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PEOPLE POWER

“We didn’t know we’d be forming a chapter of ACT UP when a small group of us began meeting in Dublin last summer,” says Andrew Leavitt, as a new wave of HIV activism in Ireland is taking its inspiration from the erce examples set 30 years ago.

Born during the darkest and most hopeless days of the AIDS epidemic in the US, ACT UP – the AIDS Coalition To Unleash Power – showed that a relatively small group of determined activists could change the course of an epidemic. Today, amidst record numbers of new HIV diagnoses here in Ireland, a new wave of HIV activism takes inspiration from the fierce example set 30 years ago.

Before ACT UP, the LGBT community’s response to the AIDS crisis in the US largely centred on providing desperately needed care and support. In March 1987, in a fiery speech at New York City’s Lesbian and Gay Community Services Center, playwright Larry Kramer described a litany of government failures that were exacerbating the epidemic and its devastation, and he castigated the politically powerless AIDS service organisations.

After six years of rising deaths, government inaction, public hostility; six years of deepening anger and frustration, Kramer’s call for “a new organisation devoted to political action” found a community ready to act.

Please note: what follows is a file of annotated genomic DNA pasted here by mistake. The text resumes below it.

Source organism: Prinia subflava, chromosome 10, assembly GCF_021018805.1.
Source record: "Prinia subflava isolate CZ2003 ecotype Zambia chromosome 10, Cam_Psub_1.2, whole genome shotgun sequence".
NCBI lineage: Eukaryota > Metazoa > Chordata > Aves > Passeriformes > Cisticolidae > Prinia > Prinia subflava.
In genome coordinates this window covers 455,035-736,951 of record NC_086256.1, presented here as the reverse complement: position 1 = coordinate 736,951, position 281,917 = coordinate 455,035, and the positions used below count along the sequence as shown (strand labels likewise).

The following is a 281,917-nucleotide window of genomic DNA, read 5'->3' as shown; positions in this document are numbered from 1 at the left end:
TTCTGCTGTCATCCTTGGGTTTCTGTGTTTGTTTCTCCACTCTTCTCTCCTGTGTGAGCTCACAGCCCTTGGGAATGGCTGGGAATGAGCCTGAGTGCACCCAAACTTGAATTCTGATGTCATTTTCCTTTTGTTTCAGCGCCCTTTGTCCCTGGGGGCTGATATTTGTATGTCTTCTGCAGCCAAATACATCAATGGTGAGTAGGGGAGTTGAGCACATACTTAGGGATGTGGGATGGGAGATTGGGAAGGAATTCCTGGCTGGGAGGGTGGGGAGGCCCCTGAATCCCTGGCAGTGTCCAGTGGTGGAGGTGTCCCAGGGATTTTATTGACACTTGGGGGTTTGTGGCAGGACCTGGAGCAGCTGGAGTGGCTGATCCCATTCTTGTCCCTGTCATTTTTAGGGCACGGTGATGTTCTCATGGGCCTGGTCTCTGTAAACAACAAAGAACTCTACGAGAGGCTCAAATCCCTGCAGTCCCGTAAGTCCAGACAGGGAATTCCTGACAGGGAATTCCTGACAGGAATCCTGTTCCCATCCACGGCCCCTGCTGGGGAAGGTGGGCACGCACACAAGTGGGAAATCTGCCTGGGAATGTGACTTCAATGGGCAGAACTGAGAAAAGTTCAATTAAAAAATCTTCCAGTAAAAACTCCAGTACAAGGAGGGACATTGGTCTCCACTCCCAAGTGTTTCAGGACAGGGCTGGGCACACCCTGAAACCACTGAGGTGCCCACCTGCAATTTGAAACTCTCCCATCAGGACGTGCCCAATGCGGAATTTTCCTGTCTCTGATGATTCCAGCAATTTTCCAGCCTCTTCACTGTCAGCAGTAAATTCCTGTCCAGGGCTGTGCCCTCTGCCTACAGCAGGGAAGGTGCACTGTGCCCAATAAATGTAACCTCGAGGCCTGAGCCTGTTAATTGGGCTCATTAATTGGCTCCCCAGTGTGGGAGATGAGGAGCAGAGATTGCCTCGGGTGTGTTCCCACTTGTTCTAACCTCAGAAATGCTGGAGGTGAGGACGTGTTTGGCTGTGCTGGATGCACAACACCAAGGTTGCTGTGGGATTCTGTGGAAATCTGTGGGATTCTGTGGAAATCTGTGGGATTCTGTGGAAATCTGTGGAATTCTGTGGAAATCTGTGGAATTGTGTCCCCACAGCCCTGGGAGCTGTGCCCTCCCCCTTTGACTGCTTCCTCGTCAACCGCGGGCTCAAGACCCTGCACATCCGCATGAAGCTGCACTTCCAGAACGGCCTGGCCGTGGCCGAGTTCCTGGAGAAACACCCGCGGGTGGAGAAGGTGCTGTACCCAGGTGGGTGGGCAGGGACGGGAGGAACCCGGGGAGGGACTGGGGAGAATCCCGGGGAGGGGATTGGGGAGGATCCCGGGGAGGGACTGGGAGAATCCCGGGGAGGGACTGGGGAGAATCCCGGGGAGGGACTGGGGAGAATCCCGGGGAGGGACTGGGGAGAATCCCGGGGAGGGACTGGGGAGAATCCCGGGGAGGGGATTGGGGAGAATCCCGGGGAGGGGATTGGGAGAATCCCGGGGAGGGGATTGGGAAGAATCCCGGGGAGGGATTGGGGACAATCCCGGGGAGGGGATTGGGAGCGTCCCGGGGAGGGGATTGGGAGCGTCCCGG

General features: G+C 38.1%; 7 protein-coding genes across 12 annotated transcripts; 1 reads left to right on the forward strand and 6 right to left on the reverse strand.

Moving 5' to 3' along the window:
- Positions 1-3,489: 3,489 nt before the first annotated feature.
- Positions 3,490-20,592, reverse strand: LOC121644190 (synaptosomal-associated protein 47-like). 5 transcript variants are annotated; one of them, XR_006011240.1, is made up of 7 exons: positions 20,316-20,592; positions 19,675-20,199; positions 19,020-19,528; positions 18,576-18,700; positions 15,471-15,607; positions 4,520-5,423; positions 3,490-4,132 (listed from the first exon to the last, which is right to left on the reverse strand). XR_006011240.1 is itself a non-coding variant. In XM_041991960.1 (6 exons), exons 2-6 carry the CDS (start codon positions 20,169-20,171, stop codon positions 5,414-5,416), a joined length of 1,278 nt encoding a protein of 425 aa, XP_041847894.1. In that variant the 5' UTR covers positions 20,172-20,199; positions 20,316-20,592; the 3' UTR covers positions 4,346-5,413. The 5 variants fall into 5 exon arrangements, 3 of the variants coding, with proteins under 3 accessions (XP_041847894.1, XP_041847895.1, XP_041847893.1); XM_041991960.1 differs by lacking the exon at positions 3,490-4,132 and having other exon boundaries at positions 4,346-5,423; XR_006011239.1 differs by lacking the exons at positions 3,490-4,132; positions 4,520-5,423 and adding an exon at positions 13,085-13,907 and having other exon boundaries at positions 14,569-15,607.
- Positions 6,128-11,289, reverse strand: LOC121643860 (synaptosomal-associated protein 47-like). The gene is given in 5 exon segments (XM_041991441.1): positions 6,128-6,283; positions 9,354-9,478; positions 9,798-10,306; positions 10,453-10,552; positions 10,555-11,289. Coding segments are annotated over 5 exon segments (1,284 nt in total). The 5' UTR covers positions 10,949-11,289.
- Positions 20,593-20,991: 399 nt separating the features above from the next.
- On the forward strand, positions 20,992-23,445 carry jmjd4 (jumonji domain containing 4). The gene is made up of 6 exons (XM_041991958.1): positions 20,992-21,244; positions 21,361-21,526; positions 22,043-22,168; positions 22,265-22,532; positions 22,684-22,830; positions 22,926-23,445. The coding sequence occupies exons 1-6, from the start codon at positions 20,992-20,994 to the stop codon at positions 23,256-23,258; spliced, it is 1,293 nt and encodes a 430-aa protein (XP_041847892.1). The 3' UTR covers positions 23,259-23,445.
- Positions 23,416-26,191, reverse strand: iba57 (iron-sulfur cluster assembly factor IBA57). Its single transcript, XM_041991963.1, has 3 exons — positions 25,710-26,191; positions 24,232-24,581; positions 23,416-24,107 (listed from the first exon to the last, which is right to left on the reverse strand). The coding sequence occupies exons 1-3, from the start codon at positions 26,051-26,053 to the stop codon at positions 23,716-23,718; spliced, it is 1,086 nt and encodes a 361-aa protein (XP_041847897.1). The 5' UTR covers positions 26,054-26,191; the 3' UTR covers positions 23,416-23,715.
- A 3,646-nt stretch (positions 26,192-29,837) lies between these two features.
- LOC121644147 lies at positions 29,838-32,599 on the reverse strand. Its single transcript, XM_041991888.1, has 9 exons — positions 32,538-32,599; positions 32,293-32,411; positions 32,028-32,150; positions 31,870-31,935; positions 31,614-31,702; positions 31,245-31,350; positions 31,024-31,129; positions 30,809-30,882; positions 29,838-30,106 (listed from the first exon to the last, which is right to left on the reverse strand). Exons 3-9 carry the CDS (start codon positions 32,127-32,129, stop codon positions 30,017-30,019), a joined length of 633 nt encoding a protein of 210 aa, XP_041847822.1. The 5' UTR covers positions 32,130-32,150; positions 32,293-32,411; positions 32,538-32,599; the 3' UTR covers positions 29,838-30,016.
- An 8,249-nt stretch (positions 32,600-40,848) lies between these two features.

Days later, over 300 people returned to the community centre to create the first ACT UP – “a diverse, non-partisan group of individuals united in anger and committed to direct action to end the AIDS crisis.” Within weeks they held their first demonstration: a ‘die-in’ on Wall Street protesting pharmaceutical companies’ greed and government inaction. 17 people were arrested after blocking traffic for several hours. From despair and darkness, ACT UP exploded into the world full of anger and defiance.

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About GCN

The brand new Dublin Pride issue of GCN features a stunning cover image by London-Irish writer and photographer, PP Hartnett, and an interview about interrogating the flip side of the gay community through his work. We also talk to maverick trans rapper, Mykki Blanco about his life post abandoning Trump’s America. Will Vladimir Putin go to war with Chechnya over the region's gay purge? We analyse the situation. Our editor goes to New York to attend a meeting of Gays Against Guns, one year on from the Pulse massacre in Orlando. We meet Irish HIV activists who are taking inspiration from the fierce examples set by ACT UP NYC at the peak of the AIDS crisis, and we talk to Joni Crone, the first ever lesbian to appear on The Late Late Show in 1980 for a legendary interview. And that’s just a flavour of what we’ve got in store for you this month!
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